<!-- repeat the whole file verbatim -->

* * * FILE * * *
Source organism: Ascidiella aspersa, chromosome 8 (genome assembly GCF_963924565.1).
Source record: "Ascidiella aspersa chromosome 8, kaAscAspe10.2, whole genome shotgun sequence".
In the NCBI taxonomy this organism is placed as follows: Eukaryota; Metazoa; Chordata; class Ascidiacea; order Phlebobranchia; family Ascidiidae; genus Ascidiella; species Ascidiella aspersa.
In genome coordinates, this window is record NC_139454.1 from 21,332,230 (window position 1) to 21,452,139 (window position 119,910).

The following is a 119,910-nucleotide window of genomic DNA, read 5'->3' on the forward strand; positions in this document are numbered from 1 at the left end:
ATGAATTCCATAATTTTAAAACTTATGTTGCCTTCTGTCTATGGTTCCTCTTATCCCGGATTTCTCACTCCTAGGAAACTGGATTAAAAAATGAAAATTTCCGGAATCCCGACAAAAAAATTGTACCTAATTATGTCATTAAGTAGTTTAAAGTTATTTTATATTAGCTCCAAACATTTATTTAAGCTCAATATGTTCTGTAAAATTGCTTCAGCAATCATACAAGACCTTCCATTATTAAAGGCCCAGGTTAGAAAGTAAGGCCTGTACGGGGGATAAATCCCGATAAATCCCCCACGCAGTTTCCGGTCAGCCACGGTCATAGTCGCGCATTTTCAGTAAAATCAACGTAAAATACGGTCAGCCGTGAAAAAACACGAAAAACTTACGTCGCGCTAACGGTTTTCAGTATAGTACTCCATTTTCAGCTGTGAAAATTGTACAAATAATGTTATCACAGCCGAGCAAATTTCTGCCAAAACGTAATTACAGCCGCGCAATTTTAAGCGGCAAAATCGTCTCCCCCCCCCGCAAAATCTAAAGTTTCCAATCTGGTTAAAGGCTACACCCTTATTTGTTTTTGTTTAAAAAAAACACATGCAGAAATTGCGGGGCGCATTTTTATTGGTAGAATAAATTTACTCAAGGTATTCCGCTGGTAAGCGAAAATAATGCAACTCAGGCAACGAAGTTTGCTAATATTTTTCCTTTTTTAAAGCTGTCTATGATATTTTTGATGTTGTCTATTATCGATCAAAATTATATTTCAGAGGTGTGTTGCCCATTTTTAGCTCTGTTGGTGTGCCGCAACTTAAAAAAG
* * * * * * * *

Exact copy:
Source organism: Ascidiella aspersa, chromosome 8 (genome assembly GCF_963924565.1).
Source record: "Ascidiella aspersa chromosome 8, kaAscAspe10.2, whole genome shotgun sequence".
In the NCBI taxonomy this organism is placed as follows: Eukaryota; Metazoa; Chordata; class Ascidiacea; order Phlebobranchia; family Ascidiidae; genus Ascidiella; species Ascidiella aspersa.
In genome coordinates, this window is record NC_139454.1 from 21,332,230 (window position 1) to 21,452,139 (window position 119,910).

The following is a 119,910-nucleotide window of genomic DNA, read 5'->3' on the forward strand; positions in this document are numbered from 1 at the left end:
ATGAATTCCATAATTTTAAAACTTATGTTGCCTTCTGTCTATGGTTCCTCTTATCCCGGATTTCTCACTCCTAGGAAACTGGATTAAAAAATGAAAATTTCCGGAATCCCGACAAAAAAATTGTACCTAATTATGTCATTAAGTAGTTTAAAGTTATTTTATATTAGCTCCAAACATTTATTTAAGCTCAATATGTTCTGTAAAATTGCTTCAGCAATCATACAAGACCTTCCATTATTAAAGGCCCAGGTTAGAAAGTAAGGCCTGTACGGGGGATAAATCCCGATAAATCCCCCACGCAGTTTCCGGTCAGCCACGGTCATAGTCGCGCATTTTCAGTAAAATCAACGTAAAATACGGTCAGCCGTGAAAAAACACGAAAAACTTACGTCGCGCTAACGGTTTTCAGTATAGTACTCCATTTTCAGCTGTGAAAATTGTACAAATAATGTTATCACAGCCGAGCAAATTTCTGCCAAAACGTAATTACAGCCGCGCAATTTTAAGCGGCAAAATCGTCTCCCCCCCCCGCAAAATCTAAAGTTTCCAATCTGGTTAAAGGCTACACCCTTATTTGTTTTTGTTTAAAAAAAACACATGCAGAAATTGCGGGGCGCATTTTTATTGGTAGAATAAATTTACTCAAGGTATTCCGCTGGTAAGCGAAAATAATGCAACTCAGGCAACGAAGTTTGCTAATATTTTTCCTTTTTTAAAGCTGTCTATGATATTTTTGATGTTGTCTATTATCGATCAAAATTATATTTCAGAGGTGTGTTGCCCATTTTTAGCTCTGTTGGTGTGCCGCAACTTAAAAAAG